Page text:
Mar 2, 2010

Mr Finance Minister, you need to know how Credit Rating agencies take the entire banking system for an easy ride

I have often asked analysts and economists from the credit rating agencies and banks, who I occasionally meet on TV shows relating to commodity markets and trading, as to how do they manipulate the data so cleverly that whatever they present is taken up by the ignorant media (and the Finance Ministry) as gospel truth. Not everyone has been forthcoming. Some have merely smiled, and others have given me a little indication and insight. Piecing it together, here is how the data is manipulated. 

Everyone agrees that the analysts and so called "experts" first set a target forecast that they wish to come up with and then play with numbers till the desired outcome is reached....these projections are then covered and celebrated by the media.

Simple. Isn't it?

Well, talking about manipulations, it isn't that simple. I can give you an example from the recent monetary policy review in October 2009 when the Reserve Bank of India (RBI) increased the provisioning coverage for banks on their non-performing assets (NPAs).

First of all, the 'experts' realised that they had only bits and pieces of information but since their objective was to come out with a release and so they tried to gather the 'provisioning coverage' data, NPAs and slippage figures for their clients (instead of the entire banking system).

Since they had statistics for many banks till September and all of them till June, latest figures were collected. Now see where the mischief is done. Although it was apparent that the figures clearly indicated that the NPAs and slippages were on the rise in the banking system and thus the impact on profitability would be much larger, but since this was not what the credit rating agencies wanted to predict, so they conveniently chose to:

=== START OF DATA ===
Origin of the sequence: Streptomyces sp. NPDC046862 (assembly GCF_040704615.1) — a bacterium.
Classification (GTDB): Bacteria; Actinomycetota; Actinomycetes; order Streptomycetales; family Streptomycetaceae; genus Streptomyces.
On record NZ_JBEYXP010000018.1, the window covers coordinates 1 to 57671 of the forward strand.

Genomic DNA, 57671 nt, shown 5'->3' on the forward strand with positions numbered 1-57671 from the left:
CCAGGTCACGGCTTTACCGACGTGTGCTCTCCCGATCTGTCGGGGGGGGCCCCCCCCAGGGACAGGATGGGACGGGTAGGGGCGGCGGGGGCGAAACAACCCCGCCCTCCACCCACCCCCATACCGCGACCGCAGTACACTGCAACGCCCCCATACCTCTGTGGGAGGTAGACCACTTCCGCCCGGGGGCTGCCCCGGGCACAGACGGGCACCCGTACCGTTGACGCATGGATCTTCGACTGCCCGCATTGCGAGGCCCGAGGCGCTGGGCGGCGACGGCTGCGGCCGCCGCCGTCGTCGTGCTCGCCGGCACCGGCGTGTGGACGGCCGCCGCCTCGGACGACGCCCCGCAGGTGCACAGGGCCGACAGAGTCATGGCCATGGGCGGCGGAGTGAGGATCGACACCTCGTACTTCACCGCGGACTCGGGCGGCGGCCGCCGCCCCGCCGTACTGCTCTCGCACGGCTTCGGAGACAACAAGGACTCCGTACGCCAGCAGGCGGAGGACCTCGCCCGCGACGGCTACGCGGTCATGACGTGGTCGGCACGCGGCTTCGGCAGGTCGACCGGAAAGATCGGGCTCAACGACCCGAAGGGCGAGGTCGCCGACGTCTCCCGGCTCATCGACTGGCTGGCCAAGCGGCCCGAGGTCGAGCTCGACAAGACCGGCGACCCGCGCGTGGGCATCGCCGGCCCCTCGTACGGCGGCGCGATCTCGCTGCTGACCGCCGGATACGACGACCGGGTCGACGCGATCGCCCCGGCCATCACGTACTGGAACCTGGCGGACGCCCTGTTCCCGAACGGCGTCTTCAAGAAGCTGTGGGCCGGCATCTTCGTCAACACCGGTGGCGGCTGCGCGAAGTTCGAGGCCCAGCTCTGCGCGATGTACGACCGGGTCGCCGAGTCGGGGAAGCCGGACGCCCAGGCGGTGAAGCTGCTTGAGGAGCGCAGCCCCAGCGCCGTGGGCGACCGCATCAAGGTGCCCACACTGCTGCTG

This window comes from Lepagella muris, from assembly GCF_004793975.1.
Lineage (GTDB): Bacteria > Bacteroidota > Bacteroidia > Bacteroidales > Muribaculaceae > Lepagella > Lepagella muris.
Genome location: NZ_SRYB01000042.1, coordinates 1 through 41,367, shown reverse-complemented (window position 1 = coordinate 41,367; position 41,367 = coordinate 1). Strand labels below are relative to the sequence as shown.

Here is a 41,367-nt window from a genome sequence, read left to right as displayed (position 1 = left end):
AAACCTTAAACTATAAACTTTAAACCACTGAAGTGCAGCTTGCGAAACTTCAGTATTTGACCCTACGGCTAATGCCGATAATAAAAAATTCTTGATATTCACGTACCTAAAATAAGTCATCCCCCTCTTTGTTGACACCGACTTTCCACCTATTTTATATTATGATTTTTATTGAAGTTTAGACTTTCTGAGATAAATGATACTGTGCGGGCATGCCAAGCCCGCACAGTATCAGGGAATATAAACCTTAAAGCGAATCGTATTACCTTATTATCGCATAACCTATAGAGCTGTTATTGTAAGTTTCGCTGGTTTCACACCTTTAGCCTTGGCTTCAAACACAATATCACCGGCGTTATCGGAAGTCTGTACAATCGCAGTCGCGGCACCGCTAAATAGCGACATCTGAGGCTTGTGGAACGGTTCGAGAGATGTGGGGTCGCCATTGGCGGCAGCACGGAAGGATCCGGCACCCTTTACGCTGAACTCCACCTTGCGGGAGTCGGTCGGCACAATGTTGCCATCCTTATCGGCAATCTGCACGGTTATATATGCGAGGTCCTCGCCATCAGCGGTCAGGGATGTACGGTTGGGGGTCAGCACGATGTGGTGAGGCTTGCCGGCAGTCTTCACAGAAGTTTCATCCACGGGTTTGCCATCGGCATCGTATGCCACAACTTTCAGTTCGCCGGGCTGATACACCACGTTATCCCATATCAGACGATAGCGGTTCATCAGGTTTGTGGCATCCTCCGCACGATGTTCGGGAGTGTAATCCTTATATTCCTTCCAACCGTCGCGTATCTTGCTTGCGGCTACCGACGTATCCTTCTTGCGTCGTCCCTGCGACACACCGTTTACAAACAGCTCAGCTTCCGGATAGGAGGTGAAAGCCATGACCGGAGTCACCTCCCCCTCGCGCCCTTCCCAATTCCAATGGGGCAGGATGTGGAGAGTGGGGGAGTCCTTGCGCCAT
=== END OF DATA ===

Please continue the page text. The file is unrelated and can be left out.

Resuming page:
1.Use March 31st numbers for all projections.

2. Use a completely arbitrarily chosen level of NPA's for March 2010 which helped them make less dire projections when it came to the impact on the banking sector profitability. (You wouldn't doubt this since it comes from people who claim to be the torchbearers of analytical excellence !)

3. These 'brilliant' analysts (obviously they are brilliant if they can deceive the RBI) actually (a) did not take into account the obvious inflation of commodities which caused the obsene hikes in commodity prices; (b) also chose to ignore the impact of withdrawal (even if it is partially as in Budget 2010) of the government stimulus as and when it occurs (it was expected soon considering the soaring inflation); (c) the impact of a theoretically inevitable decline of the US dollar and it's impact on export units and related NPAs , and so on.

4. Curiously, they then put words in the mouth of "who's who" of top companies wihout even telling them in advance.... (only to be subsequently explained)

5.Interestingly, let us not forget that these experts had completely ignored the high levels of restructured assets in the banking system, a chunk which will soon turn into NPAs, which in turn will again impact the reported profits.

6. In many cases, clever graphing and statistical techniques are used to prove points which hardly represent the truth.

Ha ! What a great swindle.

As a matter of fact, most 'experts' are concerned with just getting the job done and keeping the money flowing in. Not that everyone is deaf to these computations, there are a few exceptions (even at the top) but their voice is marginalised and for obvious reasons.

This example is not related strictly to the ratings but as is evident the entire concept is not reliable. I am told that the sovereign ratings for India are far below those of the USA despite protests from even the Indian government (to which the agencies respond with standard one line answers).

Besides, I am not bringing in the issue of conflict of interest with the issuers of securities (as they pay these rating agencies to get rated). It is always there and is clearly visible, but who cares as long as money flows. It makes the heads of departments put a lot of pressure on analysts to issue "good" ratings to the clients. I am told in some cases, there have even been upgrades when the analysts started off with the opinion that a downgrade was on the cards.

Before I end, one more thing. I learn that the asset reconstruction agency ARCIL has actually been buying bad loans from banks and is helping them make their balance sheets look pretty. But the ownership of ARCIL still remains largely within the banking system, banks like the ICICI which earlier lent blindly during the boom are now transferring their problems to the system. This could in time create issues with the entire banking system. All we need is a real-estate crash which brings prices to realistic levels.

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